It is a cold blustery day in Nashville. It makes me long for the warmth of the sun.
One of my favorite movies of all times is Enchanted April (1992). Four women—Lady Caroline (Polly Walker), Mrs. Fisher (Joan Plowright), Rose (Miranda Richardson) and Lotty (Josie Lawrence)—escape dreary, rainy London for a holiday in a seaside Italian castle named San Salvatore. Rose and Lotty arrive at the villa late at night after a long and scary journey. The next morning—and this is the moment I love—each woman walks to the window of her bedroom, throws open the shutters, and is engulfed in a flood of glorious sunlight.
The sun-drenched gardens, the wisteria, the ocean enchant the women. Although they begin the trip as strangers, the experience changes their lives.
I recently discovered that the movie is based on a book: The Enchanted April by Elizabeth Von Arnim (NYRB, 2007). First published in 1922, the recent edition has an excellent introduction by Cathleen Schine. Von Arnim was a popular Edwardian author. She lived an interesting and varied life, marrying twice: once to a German count who owned an eight-thousand-acre estate in Pomerania; and later, unhappily, to the brother of Bertrand Russell. The setting of The Enchanted April is based on a Portofino castello that Von Arnim and friends rented in 1921.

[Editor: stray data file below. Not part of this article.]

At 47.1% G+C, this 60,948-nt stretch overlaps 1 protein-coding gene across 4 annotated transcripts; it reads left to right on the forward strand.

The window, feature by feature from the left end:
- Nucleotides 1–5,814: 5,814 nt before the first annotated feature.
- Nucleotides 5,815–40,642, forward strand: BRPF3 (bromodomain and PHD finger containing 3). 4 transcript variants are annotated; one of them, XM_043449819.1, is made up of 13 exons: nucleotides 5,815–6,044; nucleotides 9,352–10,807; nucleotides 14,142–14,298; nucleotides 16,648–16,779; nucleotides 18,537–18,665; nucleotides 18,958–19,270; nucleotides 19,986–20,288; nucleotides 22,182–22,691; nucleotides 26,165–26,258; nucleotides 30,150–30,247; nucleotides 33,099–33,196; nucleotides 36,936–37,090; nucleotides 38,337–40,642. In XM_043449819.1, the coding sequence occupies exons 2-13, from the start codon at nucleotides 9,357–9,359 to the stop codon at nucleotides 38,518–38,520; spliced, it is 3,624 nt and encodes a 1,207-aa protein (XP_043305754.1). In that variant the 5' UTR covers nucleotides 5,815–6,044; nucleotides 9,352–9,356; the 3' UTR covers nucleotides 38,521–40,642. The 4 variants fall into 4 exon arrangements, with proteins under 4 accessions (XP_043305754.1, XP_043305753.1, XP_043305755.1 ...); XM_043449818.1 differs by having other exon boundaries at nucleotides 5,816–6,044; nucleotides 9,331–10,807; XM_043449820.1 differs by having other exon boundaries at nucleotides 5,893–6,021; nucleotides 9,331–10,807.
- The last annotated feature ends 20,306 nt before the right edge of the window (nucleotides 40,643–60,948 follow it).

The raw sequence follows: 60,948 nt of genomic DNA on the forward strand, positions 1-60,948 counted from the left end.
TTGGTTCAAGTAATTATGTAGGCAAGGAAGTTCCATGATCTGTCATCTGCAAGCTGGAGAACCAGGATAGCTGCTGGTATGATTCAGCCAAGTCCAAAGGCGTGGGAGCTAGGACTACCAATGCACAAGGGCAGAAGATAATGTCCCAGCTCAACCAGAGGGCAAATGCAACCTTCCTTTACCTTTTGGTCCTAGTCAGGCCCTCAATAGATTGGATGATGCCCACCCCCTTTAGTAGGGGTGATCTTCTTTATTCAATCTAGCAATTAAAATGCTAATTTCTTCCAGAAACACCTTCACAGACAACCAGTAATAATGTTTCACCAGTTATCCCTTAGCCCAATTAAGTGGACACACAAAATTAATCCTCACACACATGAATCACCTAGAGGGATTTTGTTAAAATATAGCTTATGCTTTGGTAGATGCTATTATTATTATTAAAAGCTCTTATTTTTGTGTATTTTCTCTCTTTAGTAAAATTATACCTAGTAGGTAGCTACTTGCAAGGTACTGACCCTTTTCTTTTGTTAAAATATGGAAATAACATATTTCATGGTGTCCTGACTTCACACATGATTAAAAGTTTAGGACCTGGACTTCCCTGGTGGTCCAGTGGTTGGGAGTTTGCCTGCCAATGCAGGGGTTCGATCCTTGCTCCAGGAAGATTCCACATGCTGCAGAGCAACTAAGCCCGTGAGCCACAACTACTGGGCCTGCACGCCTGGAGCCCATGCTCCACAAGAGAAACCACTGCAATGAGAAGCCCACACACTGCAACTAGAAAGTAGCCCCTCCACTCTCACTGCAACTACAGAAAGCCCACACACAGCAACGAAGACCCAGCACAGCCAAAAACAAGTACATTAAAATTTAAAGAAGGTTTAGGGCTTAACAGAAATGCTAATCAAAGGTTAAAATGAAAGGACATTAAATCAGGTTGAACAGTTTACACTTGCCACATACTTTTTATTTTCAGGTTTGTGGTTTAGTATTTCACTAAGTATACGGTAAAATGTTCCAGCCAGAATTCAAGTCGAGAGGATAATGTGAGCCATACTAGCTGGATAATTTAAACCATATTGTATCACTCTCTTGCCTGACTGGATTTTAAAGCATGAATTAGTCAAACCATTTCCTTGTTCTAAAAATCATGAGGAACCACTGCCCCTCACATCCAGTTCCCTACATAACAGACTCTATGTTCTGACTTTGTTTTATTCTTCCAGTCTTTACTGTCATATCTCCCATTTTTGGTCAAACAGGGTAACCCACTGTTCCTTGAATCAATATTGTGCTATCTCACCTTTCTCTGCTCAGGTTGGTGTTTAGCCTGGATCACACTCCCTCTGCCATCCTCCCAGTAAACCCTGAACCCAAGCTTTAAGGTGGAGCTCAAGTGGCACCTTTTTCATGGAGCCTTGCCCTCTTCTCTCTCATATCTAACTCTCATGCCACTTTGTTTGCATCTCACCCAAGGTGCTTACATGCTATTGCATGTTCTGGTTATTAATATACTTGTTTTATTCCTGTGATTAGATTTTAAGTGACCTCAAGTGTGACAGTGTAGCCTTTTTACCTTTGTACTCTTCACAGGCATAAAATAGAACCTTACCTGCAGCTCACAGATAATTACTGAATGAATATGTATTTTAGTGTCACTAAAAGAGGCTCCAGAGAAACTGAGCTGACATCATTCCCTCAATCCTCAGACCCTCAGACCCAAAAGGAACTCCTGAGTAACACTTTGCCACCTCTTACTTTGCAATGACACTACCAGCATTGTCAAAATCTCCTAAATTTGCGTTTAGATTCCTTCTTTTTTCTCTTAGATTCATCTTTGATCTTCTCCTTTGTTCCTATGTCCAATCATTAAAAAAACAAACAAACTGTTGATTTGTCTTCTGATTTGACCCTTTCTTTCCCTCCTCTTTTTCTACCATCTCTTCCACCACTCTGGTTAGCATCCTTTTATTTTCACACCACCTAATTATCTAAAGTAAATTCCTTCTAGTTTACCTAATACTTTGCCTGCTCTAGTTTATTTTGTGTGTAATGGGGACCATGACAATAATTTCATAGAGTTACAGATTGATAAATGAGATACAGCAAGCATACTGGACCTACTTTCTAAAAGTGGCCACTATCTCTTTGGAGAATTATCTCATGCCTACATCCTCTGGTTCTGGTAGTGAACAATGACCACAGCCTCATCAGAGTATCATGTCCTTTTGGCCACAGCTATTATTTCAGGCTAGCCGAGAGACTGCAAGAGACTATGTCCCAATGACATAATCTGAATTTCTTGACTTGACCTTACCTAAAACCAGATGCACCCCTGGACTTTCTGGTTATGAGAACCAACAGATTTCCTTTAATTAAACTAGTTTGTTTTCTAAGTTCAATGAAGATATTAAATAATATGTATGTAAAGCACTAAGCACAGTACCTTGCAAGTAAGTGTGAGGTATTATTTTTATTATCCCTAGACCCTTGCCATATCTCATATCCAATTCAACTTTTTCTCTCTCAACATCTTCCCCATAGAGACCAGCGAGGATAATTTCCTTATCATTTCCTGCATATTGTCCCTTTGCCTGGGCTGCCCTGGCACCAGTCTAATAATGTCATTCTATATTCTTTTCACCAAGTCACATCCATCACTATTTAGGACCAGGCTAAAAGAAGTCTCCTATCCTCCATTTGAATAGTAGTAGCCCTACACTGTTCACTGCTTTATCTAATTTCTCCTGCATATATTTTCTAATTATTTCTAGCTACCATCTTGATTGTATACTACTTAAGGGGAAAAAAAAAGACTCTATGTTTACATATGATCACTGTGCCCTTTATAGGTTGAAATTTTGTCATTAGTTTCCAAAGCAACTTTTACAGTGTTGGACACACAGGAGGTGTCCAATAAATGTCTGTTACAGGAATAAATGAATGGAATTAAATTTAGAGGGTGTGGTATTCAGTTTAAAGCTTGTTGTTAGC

It is a beautifully written little book. The opening scene between awkward Lotty Wilkins and dutiful Rose Arbuthnot is delightful. They meet by chance “in a woman’s club in London on a February afternoon–an uncomfortable club, and a miserable afternoon–” where each has noticed an advertisement in The Times for “Those Who Appreciate Wistaria and Sunshine.” Von Arnim is a witty writer. There are many scenes in the book that are humorous, for example, the description of Lottie’s relationship with her overbearing husband, and Mr. Arbuthnot’s confusion when he reaches San Salvatore.
The movie captured the beauty and loving spirit of the book. I did notice a couple of differences between the two. I leave it up to you to discover them. My local library has copies of both the movie and the book.